Transit fares in Pemberton are expected to rise as the Squamish-Lillooet Regional District works to implement a six-month operating agreement with BC Transit.
The agreement came before the SLRD board for approval at its Monday meeting. The Annual Operating Agreement, a contract between the regional district, BC Transit and Whistler Transit Ltd., may well include a 50 per cent increase in fares for the commuter service, subject to the approval of the Village of Pemberton and the Mount Currie Band.
"I'm not entirely comfortable with the fare adjustments from the village's perspective," Pemberton Mayor Jordan Sturdy said at the meeting. "I can't speak with authority as to whether council's on side with those fare increases. We did touch on it at a committee of the whole meeting but have not debated it substantially and voted to support it."
The proposed fare increases are expected to see adult commuter fares go from $3 to $4.50; student/senior fares to go from $2.50 to $4; adult monthly passes to from $75 to $110; and student/senior monthly passes to go from $50 to $75.
The increases are also expected to see local transit fares go from $2 to $3 for adults; $1.75 to $2.50 for seniors and students; adult monthly local passes to go from $75 to $87; and senior/student monthly passes to go from $50 to $60.
The new fares are expected to begin on Nov. 25 but SLRD administrator Paul Edgington said it could wait to implement them on Jan. 1 to allow more time for comment. The board, fearing non-approval could jeopardize an agreement with BC Transit, conditionally approved the agreement subject to approval from Pemberton and Mount Currie. They're to be discussed at Pemberton council on Nov. 17.
The board also approved money to conduct hydrometric/hydrological stream flow monitoring for an independent power project (IPP) on Ferguson (Sucker) Creek. The board was initially asked to approve an additional $25,000 from the regional district's reserve fund.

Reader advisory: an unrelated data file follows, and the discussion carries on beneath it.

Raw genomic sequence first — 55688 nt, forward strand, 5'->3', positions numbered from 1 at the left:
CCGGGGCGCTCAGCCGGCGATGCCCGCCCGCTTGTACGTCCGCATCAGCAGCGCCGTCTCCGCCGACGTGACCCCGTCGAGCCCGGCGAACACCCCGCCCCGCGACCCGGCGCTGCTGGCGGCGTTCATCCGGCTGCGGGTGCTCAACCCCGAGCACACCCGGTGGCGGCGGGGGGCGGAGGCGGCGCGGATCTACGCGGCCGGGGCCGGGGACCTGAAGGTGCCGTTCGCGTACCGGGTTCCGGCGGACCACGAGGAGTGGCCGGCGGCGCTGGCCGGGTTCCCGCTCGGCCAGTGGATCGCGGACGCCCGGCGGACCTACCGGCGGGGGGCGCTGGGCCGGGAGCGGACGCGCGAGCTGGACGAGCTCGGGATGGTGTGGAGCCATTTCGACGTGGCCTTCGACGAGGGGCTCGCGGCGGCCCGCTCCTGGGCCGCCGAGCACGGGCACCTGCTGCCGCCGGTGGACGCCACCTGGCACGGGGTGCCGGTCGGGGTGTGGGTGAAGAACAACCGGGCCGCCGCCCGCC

Squamish Director Patricia Heintzman wondered whether that was too much money.
"I'm trying to figure out why, at this point, why we wouldn't have a joint venture with a private company and why we're taking on this expense," she said. "I'm wondering why we're spending this money now and not finding a different route, a private entity to absorb the costs we could partner with."
SLRD Strategy Planner Kim Needham said the regional district needs in-stream flow data before it can even decide whether it has a viable project. She said once it's determined that there's the ability to build a project, using data from a few seasons of monitoring, then the regional district can engage partners.
"There have been four different partners I've talked to who are interested in discussing this project with us," she said.
Heintzman later made a motion to amend the resolution to spend $17,000 on a feasibility study, rather than the $25,000. That motion passed, with Area A Director Russ Oakley and Area B Director Mickey Macri opposed.
The SLRD also approved a motion to direct the in-house preparation of terms of reference for an Integrated Community Sustainability Plan, an initiative that's projected to cost the regional district $175,000.
The plan, which is a condition of the 2005 federal/provincial/UBCM Federal Gas Tax Agreement, encourages communities to plan and implement actions that secure their "long-term well being," according to a news release from the provincial government.